13 firms receiving bailout funds owe $220m in taxes
Oversight panel made discovery during review
WASHINGTON - At least 13 firms receiving billions of dollars in bailout money owe a total of more than $220 million in unpaid federal taxes, a key lawmaker said yesterday.
Representative John Lewis, chairman of a House subcommittee overseeing the federal bailout, said two firms owe more than $100 million apiece. "This is shameful. It is a disgrace," the Georgia Democrat said. "We are going to get to the bottom of what is going on here."
The House Ways and Means subcommittee on oversight discovered the unpaid taxes in a review of tax records from 23 of the firms receiving the most money, Lewis said as he opened a hearing on the issue. The panel said it could not legally release the names of the companies owing taxes. It said one recipient had almost $113 million in unpaid federal income taxes from 2005 and 2006. A second recipient owed almost $102 million dating to before 2004. Another was behind $1.1 million in federal income taxes and $223,000 in federal employment taxes.
"If we looked at all 470 recipients, how much would they owe?" Lewis asked.
Lewis said the panel plans to review tax records from other firms receiving federal money, but he was unsure if it would look at every firm. "We're not done," he said.
Banks and other firms receiving federal money were required to sign contracts stating they had no unpaid taxes, Lewis said. But he said the Treasury Department did not ask them to turn over their tax records.
Neil Barofsky, special inspector general for the Troubled Asset Relief Program, told the hearing that if an executive signed a contract knowing that information about unpaid taxes was false, "that would potentially be a crime." He said his office will look to see if crimes were committed.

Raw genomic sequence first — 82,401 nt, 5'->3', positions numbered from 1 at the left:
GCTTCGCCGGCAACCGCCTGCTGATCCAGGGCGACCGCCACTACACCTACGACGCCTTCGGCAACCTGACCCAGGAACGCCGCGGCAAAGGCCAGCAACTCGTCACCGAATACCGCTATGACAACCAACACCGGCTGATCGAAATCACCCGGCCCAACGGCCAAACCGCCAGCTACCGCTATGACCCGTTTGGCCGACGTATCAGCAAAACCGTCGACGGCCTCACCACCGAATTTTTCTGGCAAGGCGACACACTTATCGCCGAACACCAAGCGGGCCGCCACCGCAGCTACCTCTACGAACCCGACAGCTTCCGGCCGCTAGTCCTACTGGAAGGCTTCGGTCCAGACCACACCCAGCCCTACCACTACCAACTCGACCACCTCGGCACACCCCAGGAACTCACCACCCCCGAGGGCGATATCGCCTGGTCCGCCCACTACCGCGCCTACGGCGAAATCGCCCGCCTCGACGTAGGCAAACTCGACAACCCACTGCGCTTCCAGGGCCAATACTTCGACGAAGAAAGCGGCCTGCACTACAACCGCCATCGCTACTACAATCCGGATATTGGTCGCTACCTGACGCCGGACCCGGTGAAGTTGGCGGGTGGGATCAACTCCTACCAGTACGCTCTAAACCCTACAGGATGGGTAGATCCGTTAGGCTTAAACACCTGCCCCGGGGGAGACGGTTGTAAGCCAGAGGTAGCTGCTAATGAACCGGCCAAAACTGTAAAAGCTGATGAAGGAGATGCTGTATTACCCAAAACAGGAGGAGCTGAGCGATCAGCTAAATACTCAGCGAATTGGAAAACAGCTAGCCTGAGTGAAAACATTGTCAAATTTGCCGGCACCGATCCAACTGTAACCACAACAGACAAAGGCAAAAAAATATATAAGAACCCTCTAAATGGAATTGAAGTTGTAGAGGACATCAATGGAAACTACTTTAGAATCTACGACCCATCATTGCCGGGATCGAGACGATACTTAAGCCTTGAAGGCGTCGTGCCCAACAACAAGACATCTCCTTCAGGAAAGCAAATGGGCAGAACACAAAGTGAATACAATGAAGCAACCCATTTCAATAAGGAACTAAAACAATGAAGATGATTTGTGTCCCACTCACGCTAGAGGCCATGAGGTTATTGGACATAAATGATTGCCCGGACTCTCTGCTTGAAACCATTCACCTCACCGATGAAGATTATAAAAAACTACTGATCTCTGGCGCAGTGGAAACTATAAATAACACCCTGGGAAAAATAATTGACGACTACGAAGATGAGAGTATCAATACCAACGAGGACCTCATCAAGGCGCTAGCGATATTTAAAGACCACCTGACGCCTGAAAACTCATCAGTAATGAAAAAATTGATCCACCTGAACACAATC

To date, the program has paid out more than $300 billion to private companies of the $700 billion approved by Congress last fall. No one from the Treasury Department appeared at yesterday's hearing. Lewis said he asked Treasury officials for a private briefing on their efforts to uncover unpaid taxes, as well as someone to testify. "They said no one was available," Lewis said.
The Internal Revenue Service "has every expectation that these amounts will be paid and is committed to collect every dollar of taxes that are owed," IRS spokesman Frank Keith said in a statement. "The IRS recognizes that those entities that receive taxpayer support have a special obligation to pay their taxes, and these taxpayer accounts will remain closely monitored by the IRS to ensure that the full amount of taxes due are paid."
Keith noted there could many reasons why a taxpayer has an unpaid balance. For example, taxpayers could be challenging their bills. "In and of itself, this does not signal any intent not to pay," Keith said.
Treasury Secretary Timothy Geithner is under fire on Capitol Hill for not preventing $165 million in bonuses from being paid to employees at troubled insurance giant AIG.
People will ask, said Representative Artur Davis, why there are "large companies getting taxpayer dollars, making false representations, and we can't even name them, much less make them pay the money back, much less prosecute them."
"Will they get their day on a billboard, hopefully?" the Alabama Democrat asked.
"Absolutely," said Barofsky. If someone lied, he said, "They need to be prosecuted."